Ron looked and looked but could find no distinctively Reformed humor sites on the Web; he wonders what this says about us, You can reach him at firstname.lastname@example.org.
The best humor always has a bit of truth in it. Think of the "wise fool"—a literary character used frequently by Shakespeare. The fool helps us to laugh, especially at ourselves; but more importantly, he helps us to see with new eyes. Even when slightly painful, good satire can help us gain insight into ways we might change for the better. Even in our worship.
Consider the classic joke about the cows in the corn. A churchgoer visiting an unfamiliar congregation reports to his wife the distinction between praise choruses and hymns: Praise chorus: Oh, Martha, Martha, MARTHA, the cows, the big cows, the brown cows, the black cows, the white cows, the black and white cows, the cows, cows, COWS are in the corn! Hymn: Yea, those cows in glad bovine, rebellious delight/broke free from their shackles, their warm pens eschewed./Then goaded by minions of darkness and night/they all my mild Chilliwack sweet corn have chewed.
You might wince because this joke has already been e-mailed to you three times this week. But you might also wince because it hits close to home. Indeed, some praise choruses are simplistic to the point of being insipid. Just as some hymns are tediously verbose.
If, by the way, you have never put your eyes or ears on this particular joke, check out www.angelfire.com/music3/lfm/lfm_humor.htm. Besides the classic joke, this site also has freshly composed "cows in the corn" song texts set to favorite contemporary praise choruses ("I Could Sing of Your Love Forever") and hymn tunes ("A Mighty Portress Is Our God").
The Internet, not surprisingly, is a wonderful source for just this sort of subversive humor. Christian satire magazines have found new life on the web. One of the oldest and best is The Door (www.thedoornhisazinc.com). Both the print and online version of the magazine are filled with interviews, cartoons, editorials, and fictional news items intended to "deflate pompous individuals, movements and institutions from any religious persuasion that take themselves too seriously." The site notes that the basis for this mission comes from the scriptural injunction to mock idolatry the way Elijah did on Mount Carmel. ("Take your idol and put it under your buttocks," according to the Jewish midrash on this passage.) The satire here is pointed, but never cruel, and clearly done with an affectionate spirit. However, some items are, as my grandmother might say, a bit spotten—over the top.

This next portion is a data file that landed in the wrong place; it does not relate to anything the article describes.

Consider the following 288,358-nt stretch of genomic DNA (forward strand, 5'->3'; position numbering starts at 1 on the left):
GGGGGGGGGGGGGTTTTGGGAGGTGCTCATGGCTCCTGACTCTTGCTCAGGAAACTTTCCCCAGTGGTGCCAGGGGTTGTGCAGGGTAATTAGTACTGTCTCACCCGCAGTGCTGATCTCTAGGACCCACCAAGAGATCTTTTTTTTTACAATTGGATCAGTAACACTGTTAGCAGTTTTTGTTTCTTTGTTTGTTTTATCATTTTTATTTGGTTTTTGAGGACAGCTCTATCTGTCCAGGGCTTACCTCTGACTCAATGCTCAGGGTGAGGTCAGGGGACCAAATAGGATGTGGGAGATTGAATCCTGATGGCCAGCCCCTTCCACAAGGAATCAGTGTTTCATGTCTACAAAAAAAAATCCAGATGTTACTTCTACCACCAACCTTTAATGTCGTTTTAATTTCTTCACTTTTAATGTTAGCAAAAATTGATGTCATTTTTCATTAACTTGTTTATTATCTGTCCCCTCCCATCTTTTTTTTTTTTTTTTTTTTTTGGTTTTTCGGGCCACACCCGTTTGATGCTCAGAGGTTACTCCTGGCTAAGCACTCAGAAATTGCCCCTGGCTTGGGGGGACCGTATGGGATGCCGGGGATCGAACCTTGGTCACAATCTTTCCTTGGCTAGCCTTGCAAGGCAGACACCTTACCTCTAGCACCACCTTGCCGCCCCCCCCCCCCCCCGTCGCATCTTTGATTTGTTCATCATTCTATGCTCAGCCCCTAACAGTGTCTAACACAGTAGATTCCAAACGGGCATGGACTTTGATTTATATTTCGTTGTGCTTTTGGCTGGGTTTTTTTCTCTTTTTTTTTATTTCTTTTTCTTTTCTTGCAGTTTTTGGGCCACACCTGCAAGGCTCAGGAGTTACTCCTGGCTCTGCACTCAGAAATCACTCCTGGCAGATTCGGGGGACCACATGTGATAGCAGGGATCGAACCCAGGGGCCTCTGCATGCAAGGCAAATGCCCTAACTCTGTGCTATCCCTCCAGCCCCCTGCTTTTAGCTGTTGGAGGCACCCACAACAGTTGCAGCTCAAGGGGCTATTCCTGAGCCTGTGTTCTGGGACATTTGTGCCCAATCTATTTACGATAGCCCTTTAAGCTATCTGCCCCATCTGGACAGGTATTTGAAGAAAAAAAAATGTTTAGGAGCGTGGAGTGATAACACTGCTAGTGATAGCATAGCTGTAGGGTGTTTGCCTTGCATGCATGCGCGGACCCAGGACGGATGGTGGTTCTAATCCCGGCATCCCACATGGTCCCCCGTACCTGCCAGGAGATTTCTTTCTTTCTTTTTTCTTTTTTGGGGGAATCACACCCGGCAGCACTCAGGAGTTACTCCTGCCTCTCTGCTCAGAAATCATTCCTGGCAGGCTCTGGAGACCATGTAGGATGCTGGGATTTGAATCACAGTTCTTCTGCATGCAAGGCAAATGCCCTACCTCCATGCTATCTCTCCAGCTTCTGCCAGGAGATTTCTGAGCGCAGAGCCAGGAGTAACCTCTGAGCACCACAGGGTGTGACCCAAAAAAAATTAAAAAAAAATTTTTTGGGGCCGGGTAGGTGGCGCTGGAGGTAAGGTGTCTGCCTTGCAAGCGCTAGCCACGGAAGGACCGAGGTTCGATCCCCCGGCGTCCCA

Another humor site with a fine pedigree is http://ship-of-foots.com. Subtitled "The magazine of Christian unrest," Ship of Fools is based in London and has a decidedly Anglican bent. This site boasts a number of extremely funny sections, including "Gadgets for God"—a collection that lampoons religious kitsch objects, including Testamints ("the mint with a message").
But the most interesting feature of this site is the "Mystery Worshiper"—a project that carries out spot checks on church services. Volunteers visit churches incognito in Britain, the United States, Australia and elsewhere. The goal is to "review worship services and give people an idea of what goes on in a wide variety of churches—and also to give the churches themselves a shot in the arm by showing them how they look to outsiders."
What really intrigues me are the questions each Mystery Worshiper is required to answer when visiting a church. What you look for largely determines what you'll find. So the standard questions touch upon issues of hospitality and atmosphere (Did anyone welcome you personally? What happened when you hung around after the service looking lost? How full was the building?). But there are also thoughtful questions about the worship itself (What were the exact opening words of the service? What musical instruments were played? In a nutshell, what was the sermon about?).
I wondered what other questions I might ask if I were sending out a team of "Mystery Worshipers." I'd want to know something about how the service structured time. I might be curious about the level of congregational participation and how one could gauge it. I might ask about whether the worship had a discernable dialogic structure. What would you want to know? And how might that help you and your church worship better?
One last question: I might ask a Mystery Worshiper if she knew the one about the cows in the corn.